«Rien n'est plus facile que de dénoncer un malfaiteur; rien n'est plus difficile que de le comprendre» ---Fédor Dostoïevski

dimanche 31 août 2008

Revue de Presse (25 août - 31 août)

Maroc: "Police 'dismantle terrorist network'" (AKI) - Police on Friday dismantled a "dangerous terrorist network" allegedly linked to Al-Qaeda and arrested 15 suspects who were planning attacks in the country, the Moroccan news agency MAP reported, quoting police sources. The 15-member terrorist network called 'Fath Al Andalus' was in possession of chemicals and electronic equipment used to make explosives, police sources said, cited by MAP.

Algérie: "Algeria security official: Spate of roadside bombs" (AP) - A spate of roadside bombs has targeted police and the military in Algeria this week, a security official said Wednesday, as local media reported that a large army and police sweep was under way against Islamist militants.

Grande-Bretagne: "BBC denies interference in al-Qaida coverage" (Guardian) - The BBC has denied that its editorial independence was compromised after it emerged that a Radio 4 documentary about Islamic extremism bore similarities to a programme described in a leaked Whitehall document as one at which anti-al-Qaida propaganda was put forward. Concerns were raised after it became apparent that extracts of the leaked document published yesterday in the Guardian had a likeness to a BBC Radio 4 Analysis programme by security correspondent Frank Gardner titled al-Qaida's Enemy Within, which was first broadcast on August 7, after the leaked propaganda dossier was compiled.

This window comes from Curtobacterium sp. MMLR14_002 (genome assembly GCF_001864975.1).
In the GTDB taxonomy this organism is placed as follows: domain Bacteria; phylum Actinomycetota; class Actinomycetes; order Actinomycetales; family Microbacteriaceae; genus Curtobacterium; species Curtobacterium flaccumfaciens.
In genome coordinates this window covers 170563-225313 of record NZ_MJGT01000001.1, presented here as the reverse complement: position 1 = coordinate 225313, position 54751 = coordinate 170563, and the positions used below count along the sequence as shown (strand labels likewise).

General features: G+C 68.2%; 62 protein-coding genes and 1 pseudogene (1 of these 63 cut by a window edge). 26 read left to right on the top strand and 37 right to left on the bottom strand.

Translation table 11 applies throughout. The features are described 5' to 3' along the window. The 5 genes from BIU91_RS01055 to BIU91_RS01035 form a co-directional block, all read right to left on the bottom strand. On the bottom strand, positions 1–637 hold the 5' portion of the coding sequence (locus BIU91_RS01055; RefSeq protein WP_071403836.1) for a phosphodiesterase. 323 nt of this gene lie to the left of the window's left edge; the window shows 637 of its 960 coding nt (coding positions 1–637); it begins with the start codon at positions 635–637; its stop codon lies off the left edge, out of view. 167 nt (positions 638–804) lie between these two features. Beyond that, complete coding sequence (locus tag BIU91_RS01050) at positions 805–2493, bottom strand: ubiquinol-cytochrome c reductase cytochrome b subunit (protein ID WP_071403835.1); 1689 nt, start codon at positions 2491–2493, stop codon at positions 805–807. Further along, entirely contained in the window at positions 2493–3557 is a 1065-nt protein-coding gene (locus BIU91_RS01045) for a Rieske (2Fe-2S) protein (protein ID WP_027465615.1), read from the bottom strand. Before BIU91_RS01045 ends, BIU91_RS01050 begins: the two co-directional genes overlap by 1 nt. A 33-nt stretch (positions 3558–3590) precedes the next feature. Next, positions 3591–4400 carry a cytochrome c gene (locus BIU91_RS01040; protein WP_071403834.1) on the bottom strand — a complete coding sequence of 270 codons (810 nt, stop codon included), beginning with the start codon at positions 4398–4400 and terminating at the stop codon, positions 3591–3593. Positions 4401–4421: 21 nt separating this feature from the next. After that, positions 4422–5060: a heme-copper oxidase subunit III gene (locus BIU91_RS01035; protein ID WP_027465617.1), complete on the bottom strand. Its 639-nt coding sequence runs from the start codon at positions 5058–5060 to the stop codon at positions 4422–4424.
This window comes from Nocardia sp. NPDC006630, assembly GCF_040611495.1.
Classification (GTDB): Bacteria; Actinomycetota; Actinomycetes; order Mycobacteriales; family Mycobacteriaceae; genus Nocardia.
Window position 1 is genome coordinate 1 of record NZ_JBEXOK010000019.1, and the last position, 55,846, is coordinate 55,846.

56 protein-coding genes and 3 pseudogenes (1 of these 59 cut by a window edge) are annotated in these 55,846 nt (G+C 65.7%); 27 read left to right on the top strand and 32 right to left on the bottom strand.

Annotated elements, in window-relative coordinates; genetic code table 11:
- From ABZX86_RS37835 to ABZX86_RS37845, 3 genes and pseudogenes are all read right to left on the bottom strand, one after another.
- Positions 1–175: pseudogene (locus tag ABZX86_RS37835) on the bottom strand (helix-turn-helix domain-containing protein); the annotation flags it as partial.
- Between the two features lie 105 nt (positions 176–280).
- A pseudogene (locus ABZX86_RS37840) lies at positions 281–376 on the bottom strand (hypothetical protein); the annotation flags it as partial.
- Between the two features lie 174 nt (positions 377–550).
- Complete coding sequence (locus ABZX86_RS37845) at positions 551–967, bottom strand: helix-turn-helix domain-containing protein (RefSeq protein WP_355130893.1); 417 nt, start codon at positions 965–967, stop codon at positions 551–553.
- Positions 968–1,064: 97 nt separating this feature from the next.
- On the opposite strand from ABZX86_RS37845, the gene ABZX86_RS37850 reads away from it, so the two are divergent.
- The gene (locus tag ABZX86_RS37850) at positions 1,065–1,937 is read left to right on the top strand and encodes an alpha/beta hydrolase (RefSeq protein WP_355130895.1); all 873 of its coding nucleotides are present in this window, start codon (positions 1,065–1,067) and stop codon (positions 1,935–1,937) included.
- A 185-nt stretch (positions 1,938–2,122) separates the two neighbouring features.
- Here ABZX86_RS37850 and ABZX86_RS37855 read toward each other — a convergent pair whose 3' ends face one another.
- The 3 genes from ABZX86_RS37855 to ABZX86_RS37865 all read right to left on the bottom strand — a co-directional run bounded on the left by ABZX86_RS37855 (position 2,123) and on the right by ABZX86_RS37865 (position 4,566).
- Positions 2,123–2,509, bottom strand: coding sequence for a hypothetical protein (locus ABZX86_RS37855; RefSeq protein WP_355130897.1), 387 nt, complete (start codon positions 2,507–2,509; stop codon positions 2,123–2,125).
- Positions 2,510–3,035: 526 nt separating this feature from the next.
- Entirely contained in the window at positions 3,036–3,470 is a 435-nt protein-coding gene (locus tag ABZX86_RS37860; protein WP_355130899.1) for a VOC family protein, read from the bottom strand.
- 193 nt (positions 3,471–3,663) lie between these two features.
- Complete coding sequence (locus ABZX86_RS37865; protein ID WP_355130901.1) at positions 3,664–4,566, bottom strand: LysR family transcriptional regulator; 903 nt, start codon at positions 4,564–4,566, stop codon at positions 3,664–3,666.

Hezbollah: "Hezbollah presence in Venezuela feared" (LA Times) - Western anti-terrorism officials are increasingly concerned that Hezbollah, the Lebanon-based Shiite Muslim militia that Washington has labeled a terrorist group, is using Venezuela as a base for operations. Linked to deadly attacks on Jewish targets in Argentina in the early 1990s, Hezbollah may be taking advantage of Venezuela's ties with Iran, the militia's longtime sponsor, to move "people and things" into the Americas, as one Western government terrorism expert put it.

Irak: "Hackers attack Iraq's vulnerable computers" (ABC News) - Maj. Ahmed Khathem, the head of Iraq's newly formed cybercrimes division, sits in a borrowed office, at a borrowed desk, working on a laptop borrowed from one of his subordinates. It is his unit's lone computer, highlighting the country's vulnerability to a community of Iraqi hackers defacing websites and attempting to hack into sensitive internal networks.

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